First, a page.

I would. Wouldn't you?
I mean, why wouldn't you?
What? Are you- what?
Please. Your grandmother did it.
I saw her.
Don't act like you didn't, too.
It was after school.
The day we made the face masks
out of paper plates and paint stir sticks.
I was FDR and you were-
who were you?
My mask ripped. Yours was intact. But uglier than mine.
Let's go to my grandma's, you said.
She lives down the street, you explained.
She loves to have company, you lied.
We saw her through the window
silhouetted by light cotton floral drapes.
At first, we weren't sure about what we were seeing.
I think so-
But, could it be?
I don't think so-
One of us was impressed.
One of us was mortified.
Neither of us could believe it.
(Although all along I suspected it.)
I dared you to ring the bell.
She was your grandma, after all.
Your finger approached the buzzer, then withdrew, then approached again.
Go on, I said.
You pressed it.
The curtains were drawn just enough that if I held my head at an angle
and pressed my nose to the glass
I could see a sliver of your real grandma,
not the silhouetted one.
And I could see the buzzing of the doorbell had startled her.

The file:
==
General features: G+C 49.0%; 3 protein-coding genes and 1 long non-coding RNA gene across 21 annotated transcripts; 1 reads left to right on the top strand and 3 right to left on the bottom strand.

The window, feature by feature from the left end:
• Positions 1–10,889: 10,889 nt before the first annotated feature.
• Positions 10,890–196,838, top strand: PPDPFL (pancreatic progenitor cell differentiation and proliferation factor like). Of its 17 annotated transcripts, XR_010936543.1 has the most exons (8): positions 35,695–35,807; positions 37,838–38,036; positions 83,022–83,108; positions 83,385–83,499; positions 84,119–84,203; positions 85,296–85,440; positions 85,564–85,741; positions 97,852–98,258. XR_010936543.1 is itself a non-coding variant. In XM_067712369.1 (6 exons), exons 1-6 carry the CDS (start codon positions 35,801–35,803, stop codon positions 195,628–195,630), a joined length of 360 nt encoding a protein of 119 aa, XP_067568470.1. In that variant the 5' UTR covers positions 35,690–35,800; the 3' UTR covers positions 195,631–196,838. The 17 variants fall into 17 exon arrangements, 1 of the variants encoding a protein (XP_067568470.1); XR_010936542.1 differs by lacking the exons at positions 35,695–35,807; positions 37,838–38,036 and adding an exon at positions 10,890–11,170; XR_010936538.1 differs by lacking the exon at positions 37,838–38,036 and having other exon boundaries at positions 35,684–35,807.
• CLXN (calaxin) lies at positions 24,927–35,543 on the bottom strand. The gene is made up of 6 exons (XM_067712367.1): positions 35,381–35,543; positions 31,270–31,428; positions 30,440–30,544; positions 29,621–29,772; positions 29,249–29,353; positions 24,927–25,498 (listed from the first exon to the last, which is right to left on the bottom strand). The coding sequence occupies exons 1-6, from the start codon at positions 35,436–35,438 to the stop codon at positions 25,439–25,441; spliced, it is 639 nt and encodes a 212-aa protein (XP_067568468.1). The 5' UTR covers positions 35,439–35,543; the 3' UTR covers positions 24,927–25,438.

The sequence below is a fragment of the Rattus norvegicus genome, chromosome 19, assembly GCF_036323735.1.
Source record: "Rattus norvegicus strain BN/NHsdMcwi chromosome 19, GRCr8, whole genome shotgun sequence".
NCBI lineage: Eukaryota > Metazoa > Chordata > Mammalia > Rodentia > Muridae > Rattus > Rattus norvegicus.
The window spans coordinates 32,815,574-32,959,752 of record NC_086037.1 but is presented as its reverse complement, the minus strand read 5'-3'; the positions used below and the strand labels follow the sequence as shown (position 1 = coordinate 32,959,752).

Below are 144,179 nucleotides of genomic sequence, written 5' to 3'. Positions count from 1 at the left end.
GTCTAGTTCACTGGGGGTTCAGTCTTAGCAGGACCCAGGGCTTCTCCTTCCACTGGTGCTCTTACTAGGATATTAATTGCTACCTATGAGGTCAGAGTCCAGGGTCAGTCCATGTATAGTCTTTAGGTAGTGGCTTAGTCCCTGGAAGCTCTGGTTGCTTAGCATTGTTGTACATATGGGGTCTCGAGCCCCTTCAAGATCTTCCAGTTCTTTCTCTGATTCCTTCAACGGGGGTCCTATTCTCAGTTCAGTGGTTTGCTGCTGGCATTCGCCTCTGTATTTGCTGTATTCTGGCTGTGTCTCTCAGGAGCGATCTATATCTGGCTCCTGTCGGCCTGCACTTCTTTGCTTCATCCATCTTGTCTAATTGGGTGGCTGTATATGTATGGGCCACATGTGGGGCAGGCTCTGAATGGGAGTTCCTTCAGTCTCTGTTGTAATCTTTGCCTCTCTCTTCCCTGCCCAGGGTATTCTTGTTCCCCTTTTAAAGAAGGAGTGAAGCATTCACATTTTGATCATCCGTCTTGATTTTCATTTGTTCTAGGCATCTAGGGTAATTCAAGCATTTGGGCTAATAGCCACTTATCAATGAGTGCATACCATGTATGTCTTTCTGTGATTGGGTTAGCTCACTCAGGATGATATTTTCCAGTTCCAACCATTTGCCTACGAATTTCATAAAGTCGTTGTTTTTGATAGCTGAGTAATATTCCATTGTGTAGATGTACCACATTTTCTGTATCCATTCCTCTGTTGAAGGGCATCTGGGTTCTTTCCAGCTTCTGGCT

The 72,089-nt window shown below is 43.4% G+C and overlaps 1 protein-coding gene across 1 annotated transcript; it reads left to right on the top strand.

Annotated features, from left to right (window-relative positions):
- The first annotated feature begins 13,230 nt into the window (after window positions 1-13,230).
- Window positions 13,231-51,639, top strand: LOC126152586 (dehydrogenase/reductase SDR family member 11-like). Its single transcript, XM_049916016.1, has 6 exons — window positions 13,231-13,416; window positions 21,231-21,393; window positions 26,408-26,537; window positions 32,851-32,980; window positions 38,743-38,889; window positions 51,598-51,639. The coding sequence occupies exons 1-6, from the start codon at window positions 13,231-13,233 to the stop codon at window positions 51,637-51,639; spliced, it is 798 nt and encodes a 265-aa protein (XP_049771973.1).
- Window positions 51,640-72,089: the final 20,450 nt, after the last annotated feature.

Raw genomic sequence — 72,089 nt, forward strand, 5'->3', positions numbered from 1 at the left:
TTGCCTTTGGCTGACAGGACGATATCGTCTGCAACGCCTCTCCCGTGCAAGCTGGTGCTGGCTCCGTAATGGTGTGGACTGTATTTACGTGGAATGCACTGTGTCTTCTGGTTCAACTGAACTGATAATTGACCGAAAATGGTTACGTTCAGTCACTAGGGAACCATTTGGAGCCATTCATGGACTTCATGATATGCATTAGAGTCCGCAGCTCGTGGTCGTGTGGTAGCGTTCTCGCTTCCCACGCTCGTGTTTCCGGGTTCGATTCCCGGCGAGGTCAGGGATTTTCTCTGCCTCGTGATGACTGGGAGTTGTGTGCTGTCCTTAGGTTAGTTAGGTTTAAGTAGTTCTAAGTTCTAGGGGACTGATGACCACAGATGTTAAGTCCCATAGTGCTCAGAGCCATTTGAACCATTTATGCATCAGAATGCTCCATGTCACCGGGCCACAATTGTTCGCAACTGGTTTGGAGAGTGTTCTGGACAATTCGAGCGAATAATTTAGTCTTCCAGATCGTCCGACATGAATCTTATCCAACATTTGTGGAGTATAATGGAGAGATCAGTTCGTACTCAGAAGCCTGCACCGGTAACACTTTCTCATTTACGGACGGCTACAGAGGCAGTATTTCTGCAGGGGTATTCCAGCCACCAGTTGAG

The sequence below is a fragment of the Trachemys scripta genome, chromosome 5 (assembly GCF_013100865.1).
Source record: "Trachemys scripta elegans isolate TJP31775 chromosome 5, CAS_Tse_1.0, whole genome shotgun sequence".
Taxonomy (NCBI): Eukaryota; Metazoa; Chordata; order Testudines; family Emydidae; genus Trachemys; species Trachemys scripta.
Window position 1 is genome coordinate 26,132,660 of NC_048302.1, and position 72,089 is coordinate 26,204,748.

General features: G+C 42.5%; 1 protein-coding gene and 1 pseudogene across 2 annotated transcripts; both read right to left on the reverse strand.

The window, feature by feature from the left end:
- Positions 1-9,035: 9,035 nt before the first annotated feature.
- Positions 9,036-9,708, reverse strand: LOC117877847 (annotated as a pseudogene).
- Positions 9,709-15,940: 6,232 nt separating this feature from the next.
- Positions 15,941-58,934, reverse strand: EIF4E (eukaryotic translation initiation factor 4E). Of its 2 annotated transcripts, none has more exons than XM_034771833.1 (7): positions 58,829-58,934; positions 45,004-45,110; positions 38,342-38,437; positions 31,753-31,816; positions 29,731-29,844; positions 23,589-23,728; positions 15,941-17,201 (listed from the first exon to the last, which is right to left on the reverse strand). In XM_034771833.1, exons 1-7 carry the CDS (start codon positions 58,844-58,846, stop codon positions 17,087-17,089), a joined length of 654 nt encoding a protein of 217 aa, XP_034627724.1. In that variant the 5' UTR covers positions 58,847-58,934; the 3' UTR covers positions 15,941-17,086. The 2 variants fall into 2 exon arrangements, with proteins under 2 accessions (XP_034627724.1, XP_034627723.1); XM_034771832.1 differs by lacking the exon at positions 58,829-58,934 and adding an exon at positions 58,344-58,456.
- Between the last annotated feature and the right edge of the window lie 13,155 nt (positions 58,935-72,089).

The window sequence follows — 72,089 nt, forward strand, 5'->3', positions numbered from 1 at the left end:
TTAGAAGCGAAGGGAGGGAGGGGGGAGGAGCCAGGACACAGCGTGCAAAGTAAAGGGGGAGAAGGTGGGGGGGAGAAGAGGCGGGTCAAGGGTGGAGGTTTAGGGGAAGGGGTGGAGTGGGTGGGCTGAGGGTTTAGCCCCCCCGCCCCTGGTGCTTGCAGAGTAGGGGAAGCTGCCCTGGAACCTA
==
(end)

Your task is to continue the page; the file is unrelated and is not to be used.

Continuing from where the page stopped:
She wasn't angry. Just surprised.
Not caught, really. Just interrupted.
For a moment I thought she would continue on
and leave us to fend for ourselves on the porch.
But she stopped.
I saw her stop.
When she opened the door,
I tried hard to act like I hadn't seen her.
We both did.
Nice to see you.
And how have you been?
I see your azaleas are doing really well.
Thanks for noticing.
I was a little afraid to enter the house.
I made you go first.
Inside, we ate stale pinwheel cookies
from the opened package
your grandma dug out of the pantry.
We sat in silence,
listening to the sounds of our chewing
and the ticking of the cat-faced clock on the wall down the hall
and the air conditioner kicking on.
And off. And on. And off.
I chewed and smiled and allowed my eyes
to timidly roam the room.
National Geographic magazines fanned out on top of a marble-topped coffee table,
an orange and brown afghan draped over a scratchy brown recliner,
coasters made of cork and framed in wood, a metal tv stand,
a blue braided rug, a brass floor lamp topped with a shade still wrapped in plastic,
a pair of pink terrycloth slippers near the front door,
a paper napkin folded neatly under a nearly-empty coffee cup.
And your grandma.
At her funeral
the stories sprang from mouth to ear to mouth to ear
Did you know that one time she?
In her kitchen?
At the supermarket once!
Well, that I had heard.
On the way home from giving birth.
You don't say.
Doesn't surprise me a bit.
That's the kind of old gal she was.
And your grandma,
visible only from the waist up
in her nicest navy dress with the pink embroidered flowers,
bible clutched in her hands which were resting on her unmoving chest
lay flat on her back in a shiny black coffin.
And when I turned to look at her
I could have sworn she was smiling.